In searching about for added strength, religion sometimes joins up with recreation. A successful religion today feels it must have good recreational facilities. Some of these have reached the proportions of having fine gymnasiums, swimming pools, bowling lanes, skating rinks, etc. while others have to be content with a ping pong table or two. Practically every church finds it necessary to sponsor teams in all the church leagues for bowling, softball, etc. The church is also expected to provide for the social life of the church goer and dances, card parties, and social activities of all kinds are used. This also results in failure. It causes people to attend church to play, not pray. Associating religion with recreation winds up with recreation taking over and becoming predominant while religion continues to decline.

Religion is always urged to join up with all civic improvement activities. Of course, these are important but should it become religion's main task to improve our environment? This is another cure that kills.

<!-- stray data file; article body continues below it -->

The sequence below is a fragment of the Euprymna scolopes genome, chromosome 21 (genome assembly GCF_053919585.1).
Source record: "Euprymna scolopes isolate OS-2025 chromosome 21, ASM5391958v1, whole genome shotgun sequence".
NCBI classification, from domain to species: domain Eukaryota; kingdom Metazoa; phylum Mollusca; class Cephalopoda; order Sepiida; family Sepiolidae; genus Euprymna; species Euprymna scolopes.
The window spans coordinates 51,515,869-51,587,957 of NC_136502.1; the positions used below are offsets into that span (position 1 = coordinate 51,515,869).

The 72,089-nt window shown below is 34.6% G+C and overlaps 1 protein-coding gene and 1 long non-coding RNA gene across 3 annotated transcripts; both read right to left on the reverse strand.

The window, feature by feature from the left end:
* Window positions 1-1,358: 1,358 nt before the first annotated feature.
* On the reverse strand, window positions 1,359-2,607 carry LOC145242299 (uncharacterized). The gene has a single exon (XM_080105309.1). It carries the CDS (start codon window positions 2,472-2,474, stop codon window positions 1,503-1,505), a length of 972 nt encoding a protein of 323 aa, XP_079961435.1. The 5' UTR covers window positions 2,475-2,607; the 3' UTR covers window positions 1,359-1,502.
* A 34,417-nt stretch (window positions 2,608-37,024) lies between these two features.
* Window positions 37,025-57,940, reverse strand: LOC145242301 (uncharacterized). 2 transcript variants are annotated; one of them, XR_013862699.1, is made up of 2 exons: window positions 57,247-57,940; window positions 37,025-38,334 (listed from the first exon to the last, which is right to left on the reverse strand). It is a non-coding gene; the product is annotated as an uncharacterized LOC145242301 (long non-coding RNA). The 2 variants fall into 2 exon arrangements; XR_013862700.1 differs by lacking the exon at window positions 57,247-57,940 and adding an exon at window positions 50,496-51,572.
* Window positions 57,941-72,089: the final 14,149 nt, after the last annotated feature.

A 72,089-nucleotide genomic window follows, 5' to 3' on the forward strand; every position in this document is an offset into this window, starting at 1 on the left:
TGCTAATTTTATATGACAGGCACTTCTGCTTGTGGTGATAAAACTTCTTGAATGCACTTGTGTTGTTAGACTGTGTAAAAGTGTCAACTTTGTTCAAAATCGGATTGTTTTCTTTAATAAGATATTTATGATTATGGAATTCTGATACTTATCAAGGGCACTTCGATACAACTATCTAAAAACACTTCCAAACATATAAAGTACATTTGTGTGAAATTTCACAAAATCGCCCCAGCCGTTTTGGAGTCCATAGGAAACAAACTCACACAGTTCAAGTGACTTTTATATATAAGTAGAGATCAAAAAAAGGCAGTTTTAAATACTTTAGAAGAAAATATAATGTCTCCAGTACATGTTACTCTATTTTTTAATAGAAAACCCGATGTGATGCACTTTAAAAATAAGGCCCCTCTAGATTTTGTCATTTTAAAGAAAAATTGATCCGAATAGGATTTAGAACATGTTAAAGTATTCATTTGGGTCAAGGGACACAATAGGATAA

The erosion and decay these things can bring about in religion is subtle and hard to define. After all, what's wrong with good, clean entertainment? With religious psychology and psychiatry? With politics? Social work? Recreation? The answer, of course, is that nothing is wrong and real religion will have an effect in all these areas. But it is also a fact that any one of these things can so dominate religion so as to destroy. We can bury religion in an overemphasis of these "good things."

It is an admission of utter failure to even feel that religion must be joined to something else in order to survive. If it continually has to be propped up, then we are in bad shape. If religion does not have strength to stand on its own, then of what possible good is it anyway? The decent thing would be to bury it quietly and try to forget.

It seems as though very few ever think of the other alternative. Why not knock off all the barnacles that have attached themselves to religion and give it a chance? Why not quit trying to dilute it and let religion come on ... full strength?